Astounding Connection between US Marihuana Prohibition and Mexican Drug Cartel Violence

While I, like many others, have long deplored the senseless US drug prohibition, and have been appalled by the escalating violence of the drug cartel wars south of the border, a recent Alternet article by Paul Armentano, Deputy Director of NORML (National Organization for the Reform of Marihuana Laws), opened my eyes to a connection I had not seen. While the increased violence of the cartels is an obvious reaction to the increased militarized, US-supported enforcement tactics, I had always assumed that the bulk of the immensely profitable drug trade with Mexico (and Colombia) involved cocaine (as the bulk of the Asian trade involves opium/heroin).

After all, I thought, California, along with half-a-dozen other states has legalized medical marihuana and is even now fielding an initiative to legalize recreational use. Meanwhile, cash-strapped state lawmakers are hungrily eyeing the multi-billion dollar pot economy in Mendocino and Humboldt counties, as a way to help staunch the continuing multi-billion dollar deficits in the state budget. Marihuana, I thought, is of minor importance in the cross-border traffic and Mexican gang violence. The essay by Paul Armentano has thoroughly disabused me of this illusion – and lends emphasis to the need for legalization and licensing of marihuana. Here’s what he writes:

Wire-service reports estimate that Mexico’s drug lords employ over 100,000 soldiers — approximately as many as the Mexican army — and that the cartels’ wealth, intimidation, and influence extend to the highest echelons of law enforcement and government. Where do the cartels get their unprecedented wealth and power? By trafficking in illicit drugs — primarily marijuana — over the border into the United States.

The U.S. Office of National Drug Control Policy … says that more than 60 percent of the profits reaped by Mexican drug lords are derived from the exportation and sale of cannabis to the American market. … (By comparison, only about 28 percent of their profits are derived from the distribution of cocaine, and less than 1 percent comes from trafficking methamphetamine.) … Government officials estimate that approximately half the marijuana consumed in the United States originates from outside its borders, and they have identified Mexico as far and away America’s largest pot provider.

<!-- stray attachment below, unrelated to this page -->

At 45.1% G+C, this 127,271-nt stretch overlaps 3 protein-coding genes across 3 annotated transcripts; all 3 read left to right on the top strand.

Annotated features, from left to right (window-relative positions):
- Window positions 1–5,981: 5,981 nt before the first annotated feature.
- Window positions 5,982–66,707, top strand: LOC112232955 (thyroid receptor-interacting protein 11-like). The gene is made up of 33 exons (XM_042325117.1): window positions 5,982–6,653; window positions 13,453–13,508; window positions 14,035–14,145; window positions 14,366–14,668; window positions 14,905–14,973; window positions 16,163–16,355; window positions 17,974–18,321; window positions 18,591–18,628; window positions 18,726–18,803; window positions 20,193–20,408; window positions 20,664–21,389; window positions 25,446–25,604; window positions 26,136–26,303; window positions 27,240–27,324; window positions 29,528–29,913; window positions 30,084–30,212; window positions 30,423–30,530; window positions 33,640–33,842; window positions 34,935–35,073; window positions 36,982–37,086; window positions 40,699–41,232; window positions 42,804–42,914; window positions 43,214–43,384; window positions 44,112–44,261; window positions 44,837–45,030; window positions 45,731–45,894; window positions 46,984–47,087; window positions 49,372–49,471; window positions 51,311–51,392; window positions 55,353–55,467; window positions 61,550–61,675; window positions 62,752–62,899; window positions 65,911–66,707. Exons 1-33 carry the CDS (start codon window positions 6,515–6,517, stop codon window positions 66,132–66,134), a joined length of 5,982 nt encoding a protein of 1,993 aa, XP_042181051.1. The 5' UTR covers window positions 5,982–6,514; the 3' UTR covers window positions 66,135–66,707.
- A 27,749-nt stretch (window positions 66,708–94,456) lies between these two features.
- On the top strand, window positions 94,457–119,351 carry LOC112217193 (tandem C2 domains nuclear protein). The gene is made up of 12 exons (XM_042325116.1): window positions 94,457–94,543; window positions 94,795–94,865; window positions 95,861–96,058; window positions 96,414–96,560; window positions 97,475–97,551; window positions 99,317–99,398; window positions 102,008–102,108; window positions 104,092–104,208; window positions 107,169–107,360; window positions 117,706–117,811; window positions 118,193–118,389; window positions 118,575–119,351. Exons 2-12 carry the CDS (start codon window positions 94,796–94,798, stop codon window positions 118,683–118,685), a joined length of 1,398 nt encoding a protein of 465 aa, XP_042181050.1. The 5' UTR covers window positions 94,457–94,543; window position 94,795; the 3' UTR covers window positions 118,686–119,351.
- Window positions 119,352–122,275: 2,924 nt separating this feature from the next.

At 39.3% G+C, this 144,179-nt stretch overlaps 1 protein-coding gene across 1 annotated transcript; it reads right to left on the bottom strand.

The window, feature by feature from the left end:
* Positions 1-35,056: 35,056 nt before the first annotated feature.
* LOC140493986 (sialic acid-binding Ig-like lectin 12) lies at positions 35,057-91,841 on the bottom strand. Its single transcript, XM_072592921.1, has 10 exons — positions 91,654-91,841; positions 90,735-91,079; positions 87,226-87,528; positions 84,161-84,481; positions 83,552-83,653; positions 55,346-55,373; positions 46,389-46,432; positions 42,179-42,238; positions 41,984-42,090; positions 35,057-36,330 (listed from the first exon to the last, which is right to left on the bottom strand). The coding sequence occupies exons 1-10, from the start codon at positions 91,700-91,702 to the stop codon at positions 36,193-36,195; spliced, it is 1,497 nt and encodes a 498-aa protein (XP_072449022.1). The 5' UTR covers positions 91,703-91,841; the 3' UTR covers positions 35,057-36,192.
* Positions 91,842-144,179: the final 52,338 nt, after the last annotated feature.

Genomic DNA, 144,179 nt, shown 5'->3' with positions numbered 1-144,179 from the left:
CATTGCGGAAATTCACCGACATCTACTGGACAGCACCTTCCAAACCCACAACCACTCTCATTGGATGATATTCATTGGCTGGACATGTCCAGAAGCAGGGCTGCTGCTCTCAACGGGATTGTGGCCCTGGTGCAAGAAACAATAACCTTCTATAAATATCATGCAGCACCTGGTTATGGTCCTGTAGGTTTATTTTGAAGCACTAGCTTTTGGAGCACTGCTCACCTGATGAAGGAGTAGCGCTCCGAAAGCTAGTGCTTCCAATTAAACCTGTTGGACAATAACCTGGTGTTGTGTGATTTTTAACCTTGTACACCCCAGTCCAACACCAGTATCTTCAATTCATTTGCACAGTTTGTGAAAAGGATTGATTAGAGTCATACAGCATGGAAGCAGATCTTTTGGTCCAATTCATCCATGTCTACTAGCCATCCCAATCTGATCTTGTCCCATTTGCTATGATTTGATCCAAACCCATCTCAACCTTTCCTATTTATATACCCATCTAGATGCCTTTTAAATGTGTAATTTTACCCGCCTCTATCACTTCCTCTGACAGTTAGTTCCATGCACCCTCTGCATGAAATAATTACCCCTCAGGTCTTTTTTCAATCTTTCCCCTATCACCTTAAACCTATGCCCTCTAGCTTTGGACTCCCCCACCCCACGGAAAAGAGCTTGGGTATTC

If the Obama administration wishes to once and for all reduce this unprecedented wave of Mexican drug-gang violence, then it needs to remove the drug lord’s primary source of income — and that’s marijuana trafficking. Despite 70+ years of criminal prohibition in the United States (and countless billions of dollars spent attempting to interdict marijuana at our southern border), America remains the primary destination for Mexican pot. Why? Because like it or not, Americans consume cannabis; in fact, Americans lead the world in their consumption of pot. According to a 2007 economic assessment, U.S. citizens spend $113 billion dollars annually to consume an estimated 31.1 million pounds of pot. According to the federal government, over 100 million Americans have used marijuana; over one in ten Americans do so regularly. In short, marijuana prohibition is not, and will not, reduce demand. So then it’s time to regulate the supply.  It is time to remove the production and distribution of marijuana out of the hands of violent criminal enterprises and into the hands of licensed businesses, and the only way to do that is through legalization.